Cuisine: Indian Street Food
Swank Level: 4/5
Although situated in a rather strange location on Portman Mews South, a street which I had never noticed before despite its proximity to Oxford Street, Roti Chai is an inviting restaurant with an enticing front window, as well as an exciting interior.
Created by Rohit Chugh, Rot Chai has the aim of bringing quality all day Indian street food to the bustle of central London.
There are two floors to this restaurant, each with a different purpose. The ground floor ‘street kitchen’ is a large bright space situated for casual and quick dining. The menu here offers a lively selection of Indian street food and drinks and the alert young staff keep up the pace with their service. The more extensive menu with the larger main courses is available in the newly opened downstairs ‘dining room’.
This space in open in the evenings only and has a much more seductive layout, with darker wall colours, glamorous lighting and even its own bar.
Both level offer a different but equally good dining experience depending on how hungry and how much time the diner has, but is the menu at the street kitchen on the ground floor that really appeals to my tastes.
Would I Want Seconds?
The menu in the street kitchen space is one in which I would happily order seconds all day long. Covering all the popular urban Indian snacks from across the sub-continent, the Bhel Puris here are moist with beautiful tamarind chutney, the samosas come in large portions and the Gujurati Dhorkras taste almost as good as my home made ones.
|My amazing Papri Chaat|
Regular readers of my blog will know that my most favourite food is the humble Indian Chaat, and the Papri Chaat at Roti Chai meet my needs with its luscious drownings of yogurt and fresh and zingy tamarind chutney over crunchy what crisps, potatoes and chick peas.
In the downstairs ‘Dining Room’, there is a selection of street food dishes available as starters, though not all of them are offered, so it may be problem if you wanted to try the Bhel Puri.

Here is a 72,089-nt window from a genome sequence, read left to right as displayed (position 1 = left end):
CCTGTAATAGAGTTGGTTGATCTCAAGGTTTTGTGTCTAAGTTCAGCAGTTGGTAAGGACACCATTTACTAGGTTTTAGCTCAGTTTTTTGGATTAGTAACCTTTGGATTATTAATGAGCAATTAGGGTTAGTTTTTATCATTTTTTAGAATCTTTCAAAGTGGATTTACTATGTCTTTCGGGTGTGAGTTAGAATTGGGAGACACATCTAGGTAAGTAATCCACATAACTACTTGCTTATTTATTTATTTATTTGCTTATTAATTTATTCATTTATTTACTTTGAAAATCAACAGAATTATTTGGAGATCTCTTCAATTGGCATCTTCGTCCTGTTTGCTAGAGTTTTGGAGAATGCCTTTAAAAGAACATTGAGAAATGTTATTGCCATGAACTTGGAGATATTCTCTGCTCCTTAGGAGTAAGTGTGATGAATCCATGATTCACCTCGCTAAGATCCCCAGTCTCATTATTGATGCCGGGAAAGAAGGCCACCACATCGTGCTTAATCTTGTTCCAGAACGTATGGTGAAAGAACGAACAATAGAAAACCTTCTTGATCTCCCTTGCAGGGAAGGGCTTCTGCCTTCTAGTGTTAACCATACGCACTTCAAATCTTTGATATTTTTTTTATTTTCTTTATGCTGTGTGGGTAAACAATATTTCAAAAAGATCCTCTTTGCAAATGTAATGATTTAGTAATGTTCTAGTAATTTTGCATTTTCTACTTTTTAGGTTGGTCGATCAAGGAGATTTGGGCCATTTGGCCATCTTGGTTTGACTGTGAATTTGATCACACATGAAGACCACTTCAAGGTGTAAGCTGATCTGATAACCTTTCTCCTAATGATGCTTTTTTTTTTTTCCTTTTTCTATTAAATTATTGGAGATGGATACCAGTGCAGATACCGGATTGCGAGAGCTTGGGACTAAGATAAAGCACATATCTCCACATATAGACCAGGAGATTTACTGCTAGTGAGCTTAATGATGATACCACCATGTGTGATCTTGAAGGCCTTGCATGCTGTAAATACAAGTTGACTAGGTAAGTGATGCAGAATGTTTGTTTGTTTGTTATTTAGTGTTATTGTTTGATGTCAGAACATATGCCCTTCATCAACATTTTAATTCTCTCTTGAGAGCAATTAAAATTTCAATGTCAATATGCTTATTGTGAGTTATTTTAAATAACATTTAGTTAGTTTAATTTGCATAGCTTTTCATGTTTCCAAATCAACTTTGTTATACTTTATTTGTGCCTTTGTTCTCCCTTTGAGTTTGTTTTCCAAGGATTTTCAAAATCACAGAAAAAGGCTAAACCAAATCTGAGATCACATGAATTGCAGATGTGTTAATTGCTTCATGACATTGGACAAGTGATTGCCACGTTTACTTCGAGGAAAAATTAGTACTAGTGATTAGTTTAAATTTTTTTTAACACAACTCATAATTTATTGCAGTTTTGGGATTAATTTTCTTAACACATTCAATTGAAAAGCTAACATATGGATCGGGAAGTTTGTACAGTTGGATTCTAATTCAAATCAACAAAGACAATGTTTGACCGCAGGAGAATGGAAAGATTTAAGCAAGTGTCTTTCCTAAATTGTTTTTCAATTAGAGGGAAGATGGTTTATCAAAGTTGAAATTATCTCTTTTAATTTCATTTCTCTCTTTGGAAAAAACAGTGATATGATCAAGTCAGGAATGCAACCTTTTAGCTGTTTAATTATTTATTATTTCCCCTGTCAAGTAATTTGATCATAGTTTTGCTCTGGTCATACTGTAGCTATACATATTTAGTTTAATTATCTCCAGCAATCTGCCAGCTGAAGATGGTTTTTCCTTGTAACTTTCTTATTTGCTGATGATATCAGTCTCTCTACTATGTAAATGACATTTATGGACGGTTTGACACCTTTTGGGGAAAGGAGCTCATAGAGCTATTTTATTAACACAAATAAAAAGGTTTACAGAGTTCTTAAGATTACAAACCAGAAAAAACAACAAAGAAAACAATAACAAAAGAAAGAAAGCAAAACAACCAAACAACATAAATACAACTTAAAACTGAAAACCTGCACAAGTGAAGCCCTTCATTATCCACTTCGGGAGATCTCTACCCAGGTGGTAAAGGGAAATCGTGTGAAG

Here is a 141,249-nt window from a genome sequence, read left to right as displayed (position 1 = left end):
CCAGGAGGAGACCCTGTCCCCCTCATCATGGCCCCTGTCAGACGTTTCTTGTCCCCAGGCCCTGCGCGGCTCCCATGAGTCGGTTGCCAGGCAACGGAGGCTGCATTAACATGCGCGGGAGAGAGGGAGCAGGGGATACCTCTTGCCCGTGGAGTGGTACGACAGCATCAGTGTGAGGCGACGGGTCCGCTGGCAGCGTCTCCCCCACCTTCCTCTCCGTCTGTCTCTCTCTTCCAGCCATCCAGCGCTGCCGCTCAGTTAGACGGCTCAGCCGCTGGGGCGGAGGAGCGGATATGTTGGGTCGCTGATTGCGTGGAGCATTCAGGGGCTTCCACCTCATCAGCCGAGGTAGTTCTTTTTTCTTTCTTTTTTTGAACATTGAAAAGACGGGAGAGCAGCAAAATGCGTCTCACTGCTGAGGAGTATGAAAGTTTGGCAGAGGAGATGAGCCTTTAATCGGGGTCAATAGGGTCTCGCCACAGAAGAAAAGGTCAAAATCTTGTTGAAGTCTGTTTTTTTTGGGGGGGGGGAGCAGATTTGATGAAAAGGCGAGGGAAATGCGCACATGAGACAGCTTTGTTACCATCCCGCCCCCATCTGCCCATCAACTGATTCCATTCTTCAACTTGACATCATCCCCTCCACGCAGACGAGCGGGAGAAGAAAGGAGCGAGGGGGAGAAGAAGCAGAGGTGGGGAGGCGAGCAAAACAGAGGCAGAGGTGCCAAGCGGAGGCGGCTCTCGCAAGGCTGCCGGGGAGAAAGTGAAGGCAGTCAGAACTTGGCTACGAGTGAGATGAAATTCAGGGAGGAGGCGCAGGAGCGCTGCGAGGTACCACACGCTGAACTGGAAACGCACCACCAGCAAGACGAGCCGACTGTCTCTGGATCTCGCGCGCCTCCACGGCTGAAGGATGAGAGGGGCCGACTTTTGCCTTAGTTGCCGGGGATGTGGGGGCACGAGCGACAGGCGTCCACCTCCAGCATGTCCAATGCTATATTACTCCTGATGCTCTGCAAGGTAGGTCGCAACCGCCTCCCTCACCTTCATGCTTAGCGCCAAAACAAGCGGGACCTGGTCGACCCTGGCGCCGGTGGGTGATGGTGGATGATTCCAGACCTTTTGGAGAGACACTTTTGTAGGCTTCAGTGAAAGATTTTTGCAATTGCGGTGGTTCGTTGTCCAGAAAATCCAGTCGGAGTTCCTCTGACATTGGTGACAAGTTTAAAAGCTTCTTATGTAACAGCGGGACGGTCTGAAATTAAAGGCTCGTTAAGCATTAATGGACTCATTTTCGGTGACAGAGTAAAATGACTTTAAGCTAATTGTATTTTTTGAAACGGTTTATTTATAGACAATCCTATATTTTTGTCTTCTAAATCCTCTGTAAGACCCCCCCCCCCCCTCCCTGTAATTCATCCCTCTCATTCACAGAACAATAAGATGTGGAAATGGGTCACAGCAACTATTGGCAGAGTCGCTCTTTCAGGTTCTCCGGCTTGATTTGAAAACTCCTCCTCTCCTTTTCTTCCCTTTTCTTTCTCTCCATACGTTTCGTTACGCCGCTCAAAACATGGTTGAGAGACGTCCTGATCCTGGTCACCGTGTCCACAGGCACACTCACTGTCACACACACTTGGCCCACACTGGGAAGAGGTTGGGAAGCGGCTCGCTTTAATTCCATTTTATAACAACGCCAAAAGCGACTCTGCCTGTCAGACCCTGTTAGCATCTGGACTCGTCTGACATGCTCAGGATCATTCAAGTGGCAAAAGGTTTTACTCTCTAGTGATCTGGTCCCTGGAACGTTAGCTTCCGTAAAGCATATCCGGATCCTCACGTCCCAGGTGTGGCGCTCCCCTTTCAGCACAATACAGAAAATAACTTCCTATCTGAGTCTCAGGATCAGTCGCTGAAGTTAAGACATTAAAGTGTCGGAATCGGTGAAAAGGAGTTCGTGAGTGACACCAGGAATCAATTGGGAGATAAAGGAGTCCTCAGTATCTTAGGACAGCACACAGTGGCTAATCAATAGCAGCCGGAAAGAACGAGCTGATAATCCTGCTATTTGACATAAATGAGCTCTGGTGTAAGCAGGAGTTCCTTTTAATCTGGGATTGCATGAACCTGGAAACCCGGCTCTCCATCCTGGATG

The menu then extends into larger main courses. These are all curry dishes and include ‘Railway Lamb Curry’, Paneer Pasanda’ and of course the staple ‘Butter Chicken. There are also different types of breads and rice on the menu to accompany the main, as well as a selection of Indian desserts.
Could I Afford Seconds?
The dishes in the street food kitchen all range from about £3 to £7 depending on the size of the dish. The Bhel Puri is £4.20 and the Papri Chaat is £4.80, both good prices for really good dishes. The ‘Bun Kebabs’, essentially mini burgers are on the slightly higher price range.
The main courses in the ‘Dining Room’ are much more expensive in comparison. A 'Seasonal Green Thoran Curry' will cost £9.20 whilst the meaty dishes such as 'Awandhi Lamb Quorma' costs £16.80. Your final bill will be even higher if you indulge in the Indian-inspired cocktails.
With this in mind the Street Kitchen is a much more financially appropriate and valuable for money too.
It’s the food and prices at the ground floor Street Kitchen that give Roti Chai 4/5 on my scale. Although much swankier, the menu in the ‘Dining Space’ on the lower floor doesn't appeal to me as much to my tastes.
However I would definitely make this one of my regular places to visit for some glorious street food.